A research group known as the WHO Rapid Evidence Appraisal for COVID-19 Therapies (REACT) initiative completed a meta-analysis of seven multinational clinical trials supported by the World Health Organization (WHO) and led by a team of investigators from St. Michael’s Hospital of Unity Health Toronto and the National Institute for Health Research (NIHR) at the University of Bristol in the United Kingdom. This group’s findings build on those from the RECOVERY Trial in the UK: corticosteroids can in fact reduce the probability of death among those critically infected with SARS-COV-2, the virus behind COVID-19, by 20%. With results published in the Journal of the American Medical Association (JAMA), the WHO now updates its treatment guidelines incorporating this class of medication as a weapon against COVID-19. An important reinforcement of a critical clinical trial led by University of Oxford.
TrialSite News breaks down this update for clarity.
What are Corticosteroids?
They are a class of steroid hormones produced by the adrenal cortex of vertebrates as well as the synthetic analogues of these hormones. Two main classes of corticosteroids include glucocorticoids and mineralocorticoids, and they are both involved in a range of physiological processes such as stress response, immune response, and regulation of inflammation and more.
Synthetic pharmaceutical drugs with corticosteroids-like effects are used to treat a variety of conditions ranging from brain tumors to skin diseases. The UK Recovery Trial used Dexamethasone, which along with its derivatives are nearly pure glucocorticoids, while prednisone and its derivatives involve some mineralocorticoid action in addition to glucocorticoid effect.
What was the RECOVERY Trial and Why is it Important?
As TrialSite reported back in June, the RECOVERY Trial in the UK represented a real breakthrough in addressing select COVID-19 patient scenarios. Specifically, Peter Horby of University of Oxford led this study demonstrating that dexamethasone, a corticosteroid, could reduce deaths by up to one third in severely ill hospitalized patients.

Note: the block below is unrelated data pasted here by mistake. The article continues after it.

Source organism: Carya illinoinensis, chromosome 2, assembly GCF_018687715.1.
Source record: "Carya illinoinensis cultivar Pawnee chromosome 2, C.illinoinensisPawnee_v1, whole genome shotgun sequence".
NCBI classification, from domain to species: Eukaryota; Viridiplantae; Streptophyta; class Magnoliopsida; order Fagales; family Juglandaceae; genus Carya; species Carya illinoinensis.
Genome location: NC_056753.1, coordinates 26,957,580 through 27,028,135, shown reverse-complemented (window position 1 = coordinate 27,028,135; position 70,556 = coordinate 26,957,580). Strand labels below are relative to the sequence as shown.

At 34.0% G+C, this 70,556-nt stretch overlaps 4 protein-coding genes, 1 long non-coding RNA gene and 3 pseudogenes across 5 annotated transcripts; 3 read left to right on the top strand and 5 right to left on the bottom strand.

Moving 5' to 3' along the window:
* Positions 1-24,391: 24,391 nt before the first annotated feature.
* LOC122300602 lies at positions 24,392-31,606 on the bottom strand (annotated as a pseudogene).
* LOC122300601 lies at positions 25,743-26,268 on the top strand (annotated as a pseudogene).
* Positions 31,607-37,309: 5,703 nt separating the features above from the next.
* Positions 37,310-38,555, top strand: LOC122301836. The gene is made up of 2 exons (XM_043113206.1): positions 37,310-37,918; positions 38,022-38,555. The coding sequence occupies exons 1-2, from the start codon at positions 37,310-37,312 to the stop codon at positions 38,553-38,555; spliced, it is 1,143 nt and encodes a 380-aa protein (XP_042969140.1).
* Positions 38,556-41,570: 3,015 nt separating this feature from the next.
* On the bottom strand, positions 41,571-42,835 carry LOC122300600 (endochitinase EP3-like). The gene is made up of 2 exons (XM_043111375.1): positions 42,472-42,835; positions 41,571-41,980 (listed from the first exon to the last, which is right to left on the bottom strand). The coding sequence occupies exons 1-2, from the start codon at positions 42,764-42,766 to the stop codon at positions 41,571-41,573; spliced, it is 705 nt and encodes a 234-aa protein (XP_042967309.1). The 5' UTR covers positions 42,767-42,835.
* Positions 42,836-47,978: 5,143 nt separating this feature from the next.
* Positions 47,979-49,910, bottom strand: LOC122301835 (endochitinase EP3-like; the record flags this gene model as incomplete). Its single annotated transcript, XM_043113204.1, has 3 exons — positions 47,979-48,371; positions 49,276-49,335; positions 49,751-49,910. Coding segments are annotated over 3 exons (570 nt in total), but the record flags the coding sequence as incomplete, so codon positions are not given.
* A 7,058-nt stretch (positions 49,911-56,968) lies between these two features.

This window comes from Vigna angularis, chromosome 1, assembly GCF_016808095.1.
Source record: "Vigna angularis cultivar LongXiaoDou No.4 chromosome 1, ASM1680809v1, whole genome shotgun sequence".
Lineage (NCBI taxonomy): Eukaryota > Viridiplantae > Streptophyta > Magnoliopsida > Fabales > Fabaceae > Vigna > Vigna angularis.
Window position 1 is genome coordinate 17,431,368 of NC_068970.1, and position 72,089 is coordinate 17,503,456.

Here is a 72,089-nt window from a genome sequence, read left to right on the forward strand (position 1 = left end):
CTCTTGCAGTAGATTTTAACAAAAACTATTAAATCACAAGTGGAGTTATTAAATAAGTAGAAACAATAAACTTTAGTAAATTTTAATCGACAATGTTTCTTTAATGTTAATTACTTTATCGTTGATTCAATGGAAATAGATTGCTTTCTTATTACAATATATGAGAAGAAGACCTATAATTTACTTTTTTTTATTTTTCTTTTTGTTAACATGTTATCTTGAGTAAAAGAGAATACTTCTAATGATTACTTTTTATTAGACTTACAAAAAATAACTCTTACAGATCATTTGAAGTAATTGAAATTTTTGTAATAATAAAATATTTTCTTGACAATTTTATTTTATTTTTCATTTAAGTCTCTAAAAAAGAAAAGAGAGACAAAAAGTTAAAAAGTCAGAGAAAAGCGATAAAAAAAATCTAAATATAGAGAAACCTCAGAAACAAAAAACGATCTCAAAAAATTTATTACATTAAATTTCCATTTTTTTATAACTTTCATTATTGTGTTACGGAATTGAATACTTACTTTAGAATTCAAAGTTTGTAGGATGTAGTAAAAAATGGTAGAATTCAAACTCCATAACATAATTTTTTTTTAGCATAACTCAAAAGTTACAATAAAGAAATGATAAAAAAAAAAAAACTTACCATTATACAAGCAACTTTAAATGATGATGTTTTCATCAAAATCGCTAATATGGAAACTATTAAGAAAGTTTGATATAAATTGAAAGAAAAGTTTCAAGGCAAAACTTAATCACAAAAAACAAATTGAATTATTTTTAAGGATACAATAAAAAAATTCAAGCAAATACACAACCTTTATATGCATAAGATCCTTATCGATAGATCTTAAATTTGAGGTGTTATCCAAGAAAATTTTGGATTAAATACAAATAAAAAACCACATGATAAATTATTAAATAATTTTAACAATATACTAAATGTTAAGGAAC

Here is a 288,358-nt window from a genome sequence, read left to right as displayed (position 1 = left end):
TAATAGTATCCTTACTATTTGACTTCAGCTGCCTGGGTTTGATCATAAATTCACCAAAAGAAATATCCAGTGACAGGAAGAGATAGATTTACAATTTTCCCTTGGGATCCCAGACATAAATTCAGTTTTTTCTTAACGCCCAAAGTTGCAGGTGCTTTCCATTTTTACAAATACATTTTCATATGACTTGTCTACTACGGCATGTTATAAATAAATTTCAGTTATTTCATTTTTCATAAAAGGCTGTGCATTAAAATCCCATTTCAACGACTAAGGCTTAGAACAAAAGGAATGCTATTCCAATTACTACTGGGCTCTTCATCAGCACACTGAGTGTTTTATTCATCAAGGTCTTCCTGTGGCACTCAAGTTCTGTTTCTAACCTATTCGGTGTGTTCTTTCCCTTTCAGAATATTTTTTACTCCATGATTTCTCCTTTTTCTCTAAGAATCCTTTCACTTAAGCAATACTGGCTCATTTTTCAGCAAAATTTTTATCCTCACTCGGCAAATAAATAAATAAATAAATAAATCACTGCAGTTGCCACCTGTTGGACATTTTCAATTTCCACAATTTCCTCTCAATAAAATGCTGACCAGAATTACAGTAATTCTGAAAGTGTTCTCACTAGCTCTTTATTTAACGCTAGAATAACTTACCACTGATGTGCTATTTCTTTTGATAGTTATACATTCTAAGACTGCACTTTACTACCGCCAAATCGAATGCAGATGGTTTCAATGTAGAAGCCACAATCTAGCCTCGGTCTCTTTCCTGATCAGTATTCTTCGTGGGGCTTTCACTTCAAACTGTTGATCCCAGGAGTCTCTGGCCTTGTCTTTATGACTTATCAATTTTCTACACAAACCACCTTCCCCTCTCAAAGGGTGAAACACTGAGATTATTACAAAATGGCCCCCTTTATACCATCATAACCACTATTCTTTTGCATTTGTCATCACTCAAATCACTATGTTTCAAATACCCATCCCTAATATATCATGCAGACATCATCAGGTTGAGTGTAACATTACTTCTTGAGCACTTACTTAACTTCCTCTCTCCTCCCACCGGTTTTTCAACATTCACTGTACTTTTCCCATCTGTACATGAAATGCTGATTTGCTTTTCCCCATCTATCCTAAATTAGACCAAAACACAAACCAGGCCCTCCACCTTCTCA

A quoted by Professor Horby, a Professor of Emerging Infectious Diseases in the Nuffield Department of Medicine, University of Oxford and lead investigator, “Dexamethasone is the first drug to be shown to improve survival in COVID-19. This is an extremely welcome result. The survival benefit is clear and large in those patients who are sick enough to require oxygen treatment, so dexamethasone should now become the standard of care in these patients. Dexamethasone is inexpensive, on the shelf, and can be used immediately to save lives worldwide.”
The study reveals that Dexamethasone can save lives for those patients who are critically ill and mechanically ventilated or require supplemental oxygen but are not mechanically ventilated. The drug is not recommended for those COVID-19 patients who don’t require supplemental oxygen or hospitalization.
The RECOVERY trial’s results influenced the United States as the NIH moved to include the corticosteroid on a national treatment guideline for COVID-19.
Who is behind the WHO Rapid Evidence Appraisal for COVID-19 Therapies (REACT) initiative Study?
Actually, a large multinational group of investigators from the United Kingdom, United States, Canada, France, China, Brazil and Spain is behind this study. The team was led by St. Michael’s Hospital of Unity Health Toronto and the National Institute for Health Research (NIHR) at the University of Bristol. The corresponding author is Jonathan A.C. Sterne, MA, MSc, PhD, Department of Population Health Sciences, Bristol Medical School, University of Bristol, UK.
What does this new study reveal?
This latest meta-analysis covering seven clinical trials involving critically ill patients in ICU due to critical COVID-19 reveals that the use of dexamethasone or hydrocortisone actually reduced mortality from 40% down to 32% for a overall reduction of 20%.
Key Investigator Point of View
Dr. John Marshall, senior scientist at the Li Ka Shing Knowledge Institute at St. Michael’s Hospital of Unity Health Toronto, and co-chair of the WHO Working Group on Clinical Characterization and Management, quoted, “Even beyond the clear evidence of benefit for an inexpensive and widely available medication, the process of this work—pooling data across seven clincial trials conducted over a period of only three months—highlights the willingness of researchers around the world to share data in a new research model that can bring reliable evidence rapidly to improve the care of patients with COVID-19.”
Dr. John Marshall, senior scientist at the Li Ka Shing Knowledge Institute at St. Michael’s Hospital of Unity Health Toronto, and co-chair of the WHO Working Group on Clinical Characterization and Management.
Note, there are many authors—for more information, go to the source below.
Call to Action: Follow the link to see the published results.